Wonders of Trinidad and Tobago
Trinidad and Tobago is a Caribbean nation, but the nature here in many respects resembles the lush, rich nature of nearby South America. This small island country is rich with interesting natural landmarks.
The most amazing wonders of Trinidad and Tobago are:
- Pitch lake and mud volcanoes. The largest and most spectacular pitch lake in the world is on Trinidad island. Here, often in an exotic jungle setting or near (and in!) the sea, are found also numerous active mud volcanoes.
- Ecosystems, especially guacharo caves. Trinidad and Tobago are very rich with species and rather many local species of plants and animals are endemic – found only in a small area. Very interesting are the comparatively small caves, where live numerous species of bats, rare and unique insects – and the exotic guacharo – highly unusual bird.
Map with the described wonders
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Top 25 wonders of Trinidad and Tobago
La Brea pitch lake
Natural asphalt lake, the largest in the world. In some areas, one can sink into the asphalt if he stands in one place long enough. Water on the surface of asphalt may become sulfurous. Contains a unique ecosystem of microorganisms.
A unique group of falls over tufa formations.
Active, spectacular mud volcano that permanently emits warm mud. Occasionally there are violent eruptions.
Palo Seco mud volcano (Anglais Point)
Mud volcano near the sea. The mud flows towards the sea, forming a spectacular stream of mud through the primeval forest.
Show cave with beautiful speleothems including flowstones and curtains. Contains a deep blue lake.
Piparo Mud Volcano
Group of active mud volcanoes. For the most part, it is dormant but occasionally emits gases and mud fountains.
One of the largest mud volcanoes in Trinidad, some 100 – 150 m wide area covered with water, with occasional vents of gas and mud in it.
A spectacular, narrow chasm in a primeval forest. This 400 m long chasm has up to 30 m tall cliffs in both sides. In some places, it is only 1 m wide.
Paria Arch (Cathedral Rock)
A spectacular natural arch on the beach.
Aripo Blue Basin Falls
A waterfall that falls over tufa terraces.
Moruga Bouffe mud volcanoes
Some of the most spectacular mud volcanoes, located in a primeval forest.
Avocat Waterfall (Grand Fond Falls)
This wonderful waterfall is approximately 15 m tall.
One of the tallest waterfalls in the country, the main plunge is some 83 m tall.
London Bridge at Little Tobago
Spectacular natural arch – an island near Little Tobago island. It continues under the sea up to 12 m depth.
Chacachacare salt pond
The salinity of water in this pond several times exceeds the sea salinity. One can swim safely here – water keeps the swimmer.
Chatam offshore mud volcano
Underwater mud volcano that occasionally rises above the water level with loud, spectacular eruptions and then is washed away again.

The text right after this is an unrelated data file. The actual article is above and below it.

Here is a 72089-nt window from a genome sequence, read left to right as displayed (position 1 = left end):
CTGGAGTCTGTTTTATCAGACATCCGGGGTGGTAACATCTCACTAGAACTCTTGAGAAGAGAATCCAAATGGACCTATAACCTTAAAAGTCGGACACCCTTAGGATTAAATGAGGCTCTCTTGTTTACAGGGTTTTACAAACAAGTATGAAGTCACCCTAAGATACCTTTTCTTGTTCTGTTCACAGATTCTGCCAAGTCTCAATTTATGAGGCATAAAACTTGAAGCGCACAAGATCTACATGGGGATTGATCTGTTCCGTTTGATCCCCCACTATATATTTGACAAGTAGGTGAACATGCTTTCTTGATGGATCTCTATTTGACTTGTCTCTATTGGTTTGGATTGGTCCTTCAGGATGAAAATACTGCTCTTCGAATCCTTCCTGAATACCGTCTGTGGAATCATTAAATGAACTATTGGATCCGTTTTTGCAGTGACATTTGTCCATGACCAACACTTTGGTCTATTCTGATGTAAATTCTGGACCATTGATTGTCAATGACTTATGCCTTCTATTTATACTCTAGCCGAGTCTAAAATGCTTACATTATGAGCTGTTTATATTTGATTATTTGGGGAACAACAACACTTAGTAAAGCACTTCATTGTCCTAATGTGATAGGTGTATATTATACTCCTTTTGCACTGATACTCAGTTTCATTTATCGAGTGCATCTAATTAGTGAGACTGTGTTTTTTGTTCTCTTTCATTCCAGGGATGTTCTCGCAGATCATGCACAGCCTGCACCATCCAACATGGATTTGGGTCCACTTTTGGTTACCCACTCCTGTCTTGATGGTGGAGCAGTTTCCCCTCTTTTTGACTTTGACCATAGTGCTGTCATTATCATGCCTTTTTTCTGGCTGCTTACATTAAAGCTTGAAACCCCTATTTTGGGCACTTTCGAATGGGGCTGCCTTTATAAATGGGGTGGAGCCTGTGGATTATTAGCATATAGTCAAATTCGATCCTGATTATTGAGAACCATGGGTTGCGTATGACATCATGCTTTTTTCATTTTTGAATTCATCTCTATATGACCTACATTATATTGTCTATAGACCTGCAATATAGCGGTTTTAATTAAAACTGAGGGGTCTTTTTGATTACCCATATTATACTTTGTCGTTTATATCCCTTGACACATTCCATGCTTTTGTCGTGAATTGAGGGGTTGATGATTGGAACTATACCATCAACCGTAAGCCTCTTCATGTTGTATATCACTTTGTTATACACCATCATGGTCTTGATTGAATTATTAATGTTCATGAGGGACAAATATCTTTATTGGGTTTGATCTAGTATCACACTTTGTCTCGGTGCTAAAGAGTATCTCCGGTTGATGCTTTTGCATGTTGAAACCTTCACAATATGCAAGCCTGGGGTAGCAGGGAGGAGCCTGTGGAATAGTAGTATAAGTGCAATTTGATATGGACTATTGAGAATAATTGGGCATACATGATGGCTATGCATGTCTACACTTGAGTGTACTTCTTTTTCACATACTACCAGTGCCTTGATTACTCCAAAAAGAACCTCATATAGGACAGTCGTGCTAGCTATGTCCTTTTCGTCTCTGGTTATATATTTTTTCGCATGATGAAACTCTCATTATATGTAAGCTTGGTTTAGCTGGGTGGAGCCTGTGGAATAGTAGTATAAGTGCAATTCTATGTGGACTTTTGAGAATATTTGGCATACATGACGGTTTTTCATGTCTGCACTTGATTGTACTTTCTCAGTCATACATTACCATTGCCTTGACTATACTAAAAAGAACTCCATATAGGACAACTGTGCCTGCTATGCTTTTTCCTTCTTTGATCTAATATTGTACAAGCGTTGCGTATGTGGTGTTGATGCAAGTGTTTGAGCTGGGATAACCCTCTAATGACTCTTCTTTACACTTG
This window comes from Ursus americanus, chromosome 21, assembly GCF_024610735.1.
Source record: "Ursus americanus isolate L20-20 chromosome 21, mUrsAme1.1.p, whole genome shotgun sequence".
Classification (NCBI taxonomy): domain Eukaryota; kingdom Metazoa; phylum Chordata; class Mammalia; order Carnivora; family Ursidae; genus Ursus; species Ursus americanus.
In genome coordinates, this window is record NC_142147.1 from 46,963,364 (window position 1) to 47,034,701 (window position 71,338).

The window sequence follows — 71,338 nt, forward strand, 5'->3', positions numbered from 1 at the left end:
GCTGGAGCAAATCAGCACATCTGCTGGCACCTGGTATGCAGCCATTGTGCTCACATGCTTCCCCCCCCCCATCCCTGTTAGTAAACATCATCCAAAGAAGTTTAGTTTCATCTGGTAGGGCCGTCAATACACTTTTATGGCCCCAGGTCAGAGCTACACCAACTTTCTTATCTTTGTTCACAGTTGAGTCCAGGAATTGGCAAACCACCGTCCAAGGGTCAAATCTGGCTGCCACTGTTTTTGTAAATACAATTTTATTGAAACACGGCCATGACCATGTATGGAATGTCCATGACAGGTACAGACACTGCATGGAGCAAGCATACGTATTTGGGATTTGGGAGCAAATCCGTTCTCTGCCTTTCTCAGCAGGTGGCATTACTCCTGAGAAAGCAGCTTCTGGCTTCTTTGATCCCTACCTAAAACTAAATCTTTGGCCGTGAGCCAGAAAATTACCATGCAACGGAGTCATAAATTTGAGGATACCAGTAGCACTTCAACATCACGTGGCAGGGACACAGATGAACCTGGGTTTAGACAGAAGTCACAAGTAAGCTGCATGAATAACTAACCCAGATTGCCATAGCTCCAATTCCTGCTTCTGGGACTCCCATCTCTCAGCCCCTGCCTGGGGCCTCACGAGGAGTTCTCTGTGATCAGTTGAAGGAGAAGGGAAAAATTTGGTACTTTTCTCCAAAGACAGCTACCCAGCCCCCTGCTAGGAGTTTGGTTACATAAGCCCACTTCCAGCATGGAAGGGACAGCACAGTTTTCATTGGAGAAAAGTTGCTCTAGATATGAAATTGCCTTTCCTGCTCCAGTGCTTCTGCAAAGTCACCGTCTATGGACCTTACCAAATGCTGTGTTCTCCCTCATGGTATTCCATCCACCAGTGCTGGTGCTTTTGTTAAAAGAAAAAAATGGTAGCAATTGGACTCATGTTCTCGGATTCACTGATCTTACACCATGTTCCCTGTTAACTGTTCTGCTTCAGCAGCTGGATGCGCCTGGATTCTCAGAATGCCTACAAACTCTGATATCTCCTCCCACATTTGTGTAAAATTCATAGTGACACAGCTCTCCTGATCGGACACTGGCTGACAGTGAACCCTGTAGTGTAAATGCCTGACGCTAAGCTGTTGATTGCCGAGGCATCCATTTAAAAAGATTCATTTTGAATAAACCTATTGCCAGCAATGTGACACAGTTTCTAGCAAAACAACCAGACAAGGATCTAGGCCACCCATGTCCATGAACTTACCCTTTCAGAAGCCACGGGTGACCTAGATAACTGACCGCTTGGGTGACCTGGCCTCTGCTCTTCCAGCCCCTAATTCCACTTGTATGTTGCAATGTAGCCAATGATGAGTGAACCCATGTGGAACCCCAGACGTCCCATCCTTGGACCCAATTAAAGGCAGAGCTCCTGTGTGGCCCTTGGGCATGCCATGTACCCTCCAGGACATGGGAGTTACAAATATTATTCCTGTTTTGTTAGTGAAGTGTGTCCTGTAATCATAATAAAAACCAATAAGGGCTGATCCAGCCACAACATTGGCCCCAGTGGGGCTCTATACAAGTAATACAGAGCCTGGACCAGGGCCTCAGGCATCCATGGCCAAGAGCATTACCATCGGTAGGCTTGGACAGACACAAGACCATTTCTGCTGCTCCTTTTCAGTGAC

Tobago Main Ridge Forest
Lush tropical forest with several species of animals and plants that are found only here. The oldest protected forest in the Americas, the protected area was established already in 1776.
Bat caves with some 0.5 – 1.5 million bats, including vampire bats. Infested with histoplasmosis, a dreadful place – a dark chamber filled with life.
Dunston Cave (Dunstan’s Cave, Guacharo Cave)
Not a cave, but a narrow gorge with a colony of some 130 oilbirds – guacharos (Steatornis caripensis).
Moruga Silk Cotton Tree
The largest known tree in Trinidad. This Ceiba pentandra tree is more than 56 m tall and at a height of 1.7 m has a circumference of 27.2 m. Circumference above the buttresses, at the height of 13 m, above the buttresses, is 10.3 m.
Cumaca Caves (Oropouche Cavern)
Approximately 215 – 225 m long cave with a colony of some 500 oilbirds – guacharos (Steatornis caripensis). Endemic beetle and near-endemic fly lives in the cave.
Possibly the oldest archaeological site in the Caribbean. This settlement was occupied in two periods: 5200 – 4100 BC and 4100 – 3500 BC.
National Museum and Art Gallery
Port of Spain City
Large museum in a beautiful building, established in 1892.
President’s House in Port of Spain
Port of Spain City
Ornate building, constructed in 1876.
The Red House, Port of Spain
Port of Spain City
Ornate parliament house, built in Greek Revival style in the 19th century and rebuilt in 1907. Beautiful ceiling in the Legislative Council Chamber.
The twin Caribbean islands of Trinidad and Tobago could hardly be more different. Trinidad is vibrant, cosmopolitan, culturally diverse, and multiethnic, with a population descended from East Indian, African, Spanish, French, Dutch, American, Chinese, Syrian, and English forebears. This potent mix finds full expression in unbridled revelry each February with the celebration of Carnival—a dazzling, open-to-all-comers, mass participation street extravaganza of steel bands, calypso, dance, and the magnificent costumed bands “playing mas” (short for masquerade). Tobago, by contrast, is much quieter, predominantly rural, and a tranquil tropical idyll.
Deleted: Beautiful white-sand beaches, swaying palms, and reef-studded waters are all on display, but there’s more to Trinidad and Tobago than sun and beach life–Tobago is home to one of the densest populations of bird species in the world and the oldest protected rain forest in the western hemisphere.